- Showering: 48 Hours
- Deskwork: When comfortable with sling
- Driving: 6 weeks
- Using arm for Activities of Daily Living: 6 weeks
- Using arm to reach overhead: 12 weeks
- Using arm to reach behind back: 12 weeks
- Using arm to carry objects: 12 weeks
- Pushing/Pulling: 12 weeks
- Sport/Heavy Activity: When finished with therapy program
After surgery, you will have a splint on your arm. This will stay in place until I remove it at your first post-operative appointment (10-14 days). Sutures will also be removed at your first post-operative appointment. You will be provided a hinged elbow brace at your first post-operative appointment that is to be worn at all times. You may shower after surgery with the splint in place.
The splint CANNOT get wet during your shower. Wrap the splint with a dry towel and place your arm in a large trash bag. DO NOT get into a bathtub, pool, or spa until your sutures are removed and your incisions are completely healed to lower the chance of skin infection. Always wash your hands before touching your incisions. DO NOT use any creams or ointments on your incisions.
Please contact my office immediately if you notice any of the following as these could be a sign of an infections:
- Excessive fluid leaking from the incisions after 3 days
- A foul odor from the incisions
- Any redness or warmth around the incisions
- Significant increase in pain
In addition, please check your temperature if you begin to feel ill, warm, or if you have chills. Contact my office immediately if your temperature is above 101.5 degrees or you think you may have an infection anywhere in your body. It is common to have a low-grade temperature within the first week of surgery. You should drink fluids and breathe deeply.
Swelling and Bruising
It is common to have swelling and/or bruising after surgery. This is caused by bleeding and is expected. The bruising may start out black-red-purple and will change to a yellowish-green color as it fades over a few weeks. The bruising may go down the arm. You may also have some swelling in your hand which should go away; squeezing a ball or making a fist repeatedly will help with this. In time, the swelling will go away.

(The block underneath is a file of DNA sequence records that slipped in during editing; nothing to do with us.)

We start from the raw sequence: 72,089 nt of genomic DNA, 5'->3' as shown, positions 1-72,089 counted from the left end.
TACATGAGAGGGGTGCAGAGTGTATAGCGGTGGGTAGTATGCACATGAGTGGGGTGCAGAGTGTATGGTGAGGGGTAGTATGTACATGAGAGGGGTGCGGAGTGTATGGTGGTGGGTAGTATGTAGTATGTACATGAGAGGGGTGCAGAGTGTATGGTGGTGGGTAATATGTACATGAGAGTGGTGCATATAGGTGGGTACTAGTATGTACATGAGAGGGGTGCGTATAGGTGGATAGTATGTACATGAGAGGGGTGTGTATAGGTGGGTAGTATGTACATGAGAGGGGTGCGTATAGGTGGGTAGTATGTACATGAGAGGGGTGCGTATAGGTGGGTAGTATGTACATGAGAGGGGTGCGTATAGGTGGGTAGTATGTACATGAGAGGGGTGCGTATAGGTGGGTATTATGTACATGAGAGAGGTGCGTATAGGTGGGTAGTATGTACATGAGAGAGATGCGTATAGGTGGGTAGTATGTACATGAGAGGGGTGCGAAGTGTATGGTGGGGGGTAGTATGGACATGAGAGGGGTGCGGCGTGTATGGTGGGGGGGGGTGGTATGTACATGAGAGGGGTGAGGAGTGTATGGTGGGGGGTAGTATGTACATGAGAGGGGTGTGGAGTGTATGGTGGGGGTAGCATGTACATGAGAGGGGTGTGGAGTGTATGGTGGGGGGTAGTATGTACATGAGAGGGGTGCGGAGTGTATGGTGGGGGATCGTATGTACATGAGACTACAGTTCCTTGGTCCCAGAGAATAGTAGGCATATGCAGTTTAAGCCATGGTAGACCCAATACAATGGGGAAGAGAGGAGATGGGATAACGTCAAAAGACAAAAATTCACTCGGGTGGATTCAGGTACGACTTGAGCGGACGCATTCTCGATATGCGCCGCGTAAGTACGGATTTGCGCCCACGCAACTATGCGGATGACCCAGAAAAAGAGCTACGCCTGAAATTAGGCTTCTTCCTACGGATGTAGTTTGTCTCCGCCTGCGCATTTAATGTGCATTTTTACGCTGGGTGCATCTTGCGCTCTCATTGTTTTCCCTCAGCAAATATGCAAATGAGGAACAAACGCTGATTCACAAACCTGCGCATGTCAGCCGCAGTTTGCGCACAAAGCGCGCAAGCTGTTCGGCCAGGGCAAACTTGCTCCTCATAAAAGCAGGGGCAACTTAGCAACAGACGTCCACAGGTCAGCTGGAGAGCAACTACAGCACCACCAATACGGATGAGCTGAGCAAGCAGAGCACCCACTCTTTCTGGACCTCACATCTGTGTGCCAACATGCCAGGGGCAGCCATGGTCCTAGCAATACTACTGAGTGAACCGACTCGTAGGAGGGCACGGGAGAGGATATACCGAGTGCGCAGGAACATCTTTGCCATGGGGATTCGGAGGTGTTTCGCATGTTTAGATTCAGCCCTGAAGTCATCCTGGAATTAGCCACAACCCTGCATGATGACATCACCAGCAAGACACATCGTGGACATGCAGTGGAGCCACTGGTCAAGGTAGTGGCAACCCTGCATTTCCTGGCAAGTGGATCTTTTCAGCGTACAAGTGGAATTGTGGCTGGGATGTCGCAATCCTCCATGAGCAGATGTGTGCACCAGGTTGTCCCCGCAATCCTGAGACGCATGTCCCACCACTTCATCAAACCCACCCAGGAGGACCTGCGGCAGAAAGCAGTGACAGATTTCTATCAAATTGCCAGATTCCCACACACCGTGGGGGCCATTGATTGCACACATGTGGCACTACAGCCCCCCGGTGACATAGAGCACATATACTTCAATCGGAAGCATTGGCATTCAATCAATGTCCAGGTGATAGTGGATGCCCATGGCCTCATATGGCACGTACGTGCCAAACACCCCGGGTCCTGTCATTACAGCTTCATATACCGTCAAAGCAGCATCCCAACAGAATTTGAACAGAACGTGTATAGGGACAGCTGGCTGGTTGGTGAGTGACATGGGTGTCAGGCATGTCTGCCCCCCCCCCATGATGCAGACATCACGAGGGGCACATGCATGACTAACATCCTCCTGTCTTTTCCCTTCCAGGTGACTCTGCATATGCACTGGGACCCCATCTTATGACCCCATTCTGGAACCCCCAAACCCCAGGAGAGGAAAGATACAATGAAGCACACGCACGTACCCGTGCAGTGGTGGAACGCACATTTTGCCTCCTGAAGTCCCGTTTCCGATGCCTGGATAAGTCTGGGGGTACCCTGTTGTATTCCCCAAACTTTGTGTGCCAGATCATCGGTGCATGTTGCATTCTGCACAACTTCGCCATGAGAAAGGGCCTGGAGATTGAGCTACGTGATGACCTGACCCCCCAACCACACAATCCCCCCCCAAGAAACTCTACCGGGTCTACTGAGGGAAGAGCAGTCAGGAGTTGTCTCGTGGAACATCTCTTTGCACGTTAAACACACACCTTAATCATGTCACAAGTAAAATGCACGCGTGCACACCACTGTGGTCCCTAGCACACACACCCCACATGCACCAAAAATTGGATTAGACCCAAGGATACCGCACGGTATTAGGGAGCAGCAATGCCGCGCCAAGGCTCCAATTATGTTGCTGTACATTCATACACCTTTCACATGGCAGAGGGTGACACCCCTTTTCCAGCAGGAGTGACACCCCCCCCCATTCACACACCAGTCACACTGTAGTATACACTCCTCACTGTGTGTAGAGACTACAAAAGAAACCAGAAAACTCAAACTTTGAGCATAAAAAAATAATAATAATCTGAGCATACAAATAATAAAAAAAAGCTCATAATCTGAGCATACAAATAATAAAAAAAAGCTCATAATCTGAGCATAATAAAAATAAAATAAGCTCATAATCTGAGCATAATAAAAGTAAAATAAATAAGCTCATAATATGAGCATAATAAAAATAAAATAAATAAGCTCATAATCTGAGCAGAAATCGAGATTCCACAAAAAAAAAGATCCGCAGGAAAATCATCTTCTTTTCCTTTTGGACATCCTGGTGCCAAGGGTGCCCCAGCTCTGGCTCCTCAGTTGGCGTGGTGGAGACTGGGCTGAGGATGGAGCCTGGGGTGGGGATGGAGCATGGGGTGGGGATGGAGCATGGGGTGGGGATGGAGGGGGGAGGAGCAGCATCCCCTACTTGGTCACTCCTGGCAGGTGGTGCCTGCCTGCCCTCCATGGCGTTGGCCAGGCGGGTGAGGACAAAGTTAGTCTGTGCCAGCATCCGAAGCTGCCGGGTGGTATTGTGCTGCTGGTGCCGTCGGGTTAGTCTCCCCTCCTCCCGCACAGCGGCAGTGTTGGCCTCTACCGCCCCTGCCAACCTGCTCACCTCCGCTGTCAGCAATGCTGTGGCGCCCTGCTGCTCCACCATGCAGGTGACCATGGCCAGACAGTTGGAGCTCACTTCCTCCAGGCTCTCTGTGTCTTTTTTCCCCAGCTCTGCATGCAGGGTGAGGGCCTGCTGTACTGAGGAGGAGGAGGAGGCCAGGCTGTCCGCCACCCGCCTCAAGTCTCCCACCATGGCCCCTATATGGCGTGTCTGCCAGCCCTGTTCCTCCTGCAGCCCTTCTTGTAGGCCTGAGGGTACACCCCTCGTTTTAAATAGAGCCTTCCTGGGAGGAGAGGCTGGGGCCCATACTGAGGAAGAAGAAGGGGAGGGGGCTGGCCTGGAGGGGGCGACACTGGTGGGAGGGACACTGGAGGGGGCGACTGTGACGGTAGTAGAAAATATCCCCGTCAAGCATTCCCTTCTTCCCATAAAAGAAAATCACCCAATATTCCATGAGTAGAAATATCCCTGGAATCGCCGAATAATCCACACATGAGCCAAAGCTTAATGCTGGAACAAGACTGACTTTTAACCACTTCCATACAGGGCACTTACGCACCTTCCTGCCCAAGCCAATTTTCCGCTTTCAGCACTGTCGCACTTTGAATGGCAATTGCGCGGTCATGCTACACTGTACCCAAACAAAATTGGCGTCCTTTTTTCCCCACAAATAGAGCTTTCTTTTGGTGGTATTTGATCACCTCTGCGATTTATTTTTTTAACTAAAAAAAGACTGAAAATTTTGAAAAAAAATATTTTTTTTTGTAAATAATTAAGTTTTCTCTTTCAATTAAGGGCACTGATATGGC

You may need help with your daily activities, so it is a good idea to have family and friends around to help you. You will have some mild to moderate elbow discomfort. You will be provided a prescription for pain pills after the surgery. Please take your pills as directed and remember to use ice or your cooling device to help reduce pain. If you have pain that your pain pills do not take care of, please contact my office.
Nausea and Vomiting
It is common to have nausea and/or vomiting for the first 24 hours after surgery. You have been provided with a medication (Ondansetron) that will help with nausea. Please contact my office about any nausea/vomiting that does not go away. You may eat whatever you wish, however, it is suggested that you start with fluids and bland food before moving to a regular diet.
You should start taking all your regular medications right after surgery. If there are exceptions to this, you will be informed. If you have questions contact my office.
Surgery may slow the blood flow in your legs, which might (rarely) cause a blood clot to form in the leg. If a clot were to form, the leg is usually painful and swollen. Blood clots can be serious and, if you have one, you will need to go to the hospital. Walking regularly early after surgery can prevent blood clots. Moving the ankle frequently and rising up on your toes can lower the risk of this problem. If you are not already on a blood thinner, I would like you to take a baby aspirin (81 mg) twice daily for 2 weeks – this can help prevent a blood clot. If you were taking a blood thinner before surgery, I will let you know when you can start taking this again after surgery (most often the day after surgery).
Please contact your doctor right away if:
You have swelling, tenderness, pain, warmth or redness in your thigh, calf, or ankle.
Call 911 if you have signs that might mean a blood clot that has moved to your lungs:
- Chest Pain
- Trouble Breathing
- Rapid Breathing